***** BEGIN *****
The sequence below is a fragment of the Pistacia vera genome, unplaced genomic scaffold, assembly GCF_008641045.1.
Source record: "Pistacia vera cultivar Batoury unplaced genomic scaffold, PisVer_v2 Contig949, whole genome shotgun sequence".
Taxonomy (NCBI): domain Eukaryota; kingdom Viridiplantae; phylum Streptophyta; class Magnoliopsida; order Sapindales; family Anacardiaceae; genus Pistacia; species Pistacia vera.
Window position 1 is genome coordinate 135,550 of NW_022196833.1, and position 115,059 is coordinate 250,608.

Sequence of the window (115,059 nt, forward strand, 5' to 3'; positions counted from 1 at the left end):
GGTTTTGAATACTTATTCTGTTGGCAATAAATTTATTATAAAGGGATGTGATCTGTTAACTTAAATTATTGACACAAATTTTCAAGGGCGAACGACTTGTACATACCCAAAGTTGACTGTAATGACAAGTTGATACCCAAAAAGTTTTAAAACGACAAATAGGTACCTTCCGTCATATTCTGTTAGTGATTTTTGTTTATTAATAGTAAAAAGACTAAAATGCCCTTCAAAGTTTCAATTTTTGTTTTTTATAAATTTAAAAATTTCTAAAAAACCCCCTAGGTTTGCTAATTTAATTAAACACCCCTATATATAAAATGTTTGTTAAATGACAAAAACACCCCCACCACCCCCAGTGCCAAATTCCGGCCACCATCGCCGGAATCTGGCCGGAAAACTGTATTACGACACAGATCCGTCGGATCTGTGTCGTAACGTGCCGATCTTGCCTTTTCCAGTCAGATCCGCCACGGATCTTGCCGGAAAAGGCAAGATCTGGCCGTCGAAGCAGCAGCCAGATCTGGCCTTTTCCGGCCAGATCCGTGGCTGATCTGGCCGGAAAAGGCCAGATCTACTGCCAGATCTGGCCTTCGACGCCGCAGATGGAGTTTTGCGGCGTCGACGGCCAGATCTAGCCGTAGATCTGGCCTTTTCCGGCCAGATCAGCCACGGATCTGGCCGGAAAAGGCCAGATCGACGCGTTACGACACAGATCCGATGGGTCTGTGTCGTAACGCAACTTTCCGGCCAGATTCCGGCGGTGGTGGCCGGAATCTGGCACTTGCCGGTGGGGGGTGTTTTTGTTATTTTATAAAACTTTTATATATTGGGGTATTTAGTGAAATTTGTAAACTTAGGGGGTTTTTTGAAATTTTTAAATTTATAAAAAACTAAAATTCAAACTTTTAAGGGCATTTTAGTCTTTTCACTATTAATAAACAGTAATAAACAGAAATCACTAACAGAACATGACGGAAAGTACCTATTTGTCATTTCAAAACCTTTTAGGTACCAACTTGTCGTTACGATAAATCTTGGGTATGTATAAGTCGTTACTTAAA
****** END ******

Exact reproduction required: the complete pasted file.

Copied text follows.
The sequence below is a fragment of the Pistacia vera genome, unplaced genomic scaffold, assembly GCF_008641045.1.
Source record: "Pistacia vera cultivar Batoury unplaced genomic scaffold, PisVer_v2 Contig949, whole genome shotgun sequence".
Taxonomy (NCBI): domain Eukaryota; kingdom Viridiplantae; phylum Streptophyta; class Magnoliopsida; order Sapindales; family Anacardiaceae; genus Pistacia; species Pistacia vera.
Window position 1 is genome coordinate 135,550 of NW_022196833.1, and position 115,059 is coordinate 250,608.

Sequence of the window (115,059 nt, forward strand, 5' to 3'; positions counted from 1 at the left end):
GGTTTTGAATACTTATTCTGTTGGCAATAAATTTATTATAAAGGGATGTGATCTGTTAACTTAAATTATTGACACAAATTTTCAAGGGCGAACGACTTGTACATACCCAAAGTTGACTGTAATGACAAGTTGATACCCAAAAAGTTTTAAAACGACAAATAGGTACCTTCCGTCATATTCTGTTAGTGATTTTTGTTTATTAATAGTAAAAAGACTAAAATGCCCTTCAAAGTTTCAATTTTTGTTTTTTATAAATTTAAAAATTTCTAAAAAACCCCCTAGGTTTGCTAATTTAATTAAACACCCCTATATATAAAATGTTTGTTAAATGACAAAAACACCCCCACCACCCCCAGTGCCAAATTCCGGCCACCATCGCCGGAATCTGGCCGGAAAACTGTATTACGACACAGATCCGTCGGATCTGTGTCGTAACGTGCCGATCTTGCCTTTTCCAGTCAGATCCGCCACGGATCTTGCCGGAAAAGGCAAGATCTGGCCGTCGAAGCAGCAGCCAGATCTGGCCTTTTCCGGCCAGATCCGTGGCTGATCTGGCCGGAAAAGGCCAGATCTACTGCCAGATCTGGCCTTCGACGCCGCAGATGGAGTTTTGCGGCGTCGACGGCCAGATCTAGCCGTAGATCTGGCCTTTTCCGGCCAGATCAGCCACGGATCTGGCCGGAAAAGGCCAGATCGACGCGTTACGACACAGATCCGATGGGTCTGTGTCGTAACGCAACTTTCCGGCCAGATTCCGGCGGTGGTGGCCGGAATCTGGCACTTGCCGGTGGGGGGTGTTTTTGTTATTTTATAAAACTTTTATATATTGGGGTATTTAGTGAAATTTGTAAACTTAGGGGGTTTTTTGAAATTTTTAAATTTATAAAAAACTAAAATTCAAACTTTTAAGGGCATTTTAGTCTTTTCACTATTAATAAACAGTAATAAACAGAAATCACTAACAGAACATGACGGAAAGTACCTATTTGTCATTTCAAAACCTTTTAGGTACCAACTTGTCGTTACGATAAATCTTGGGTATGTATAAGTCGTTACTTAAA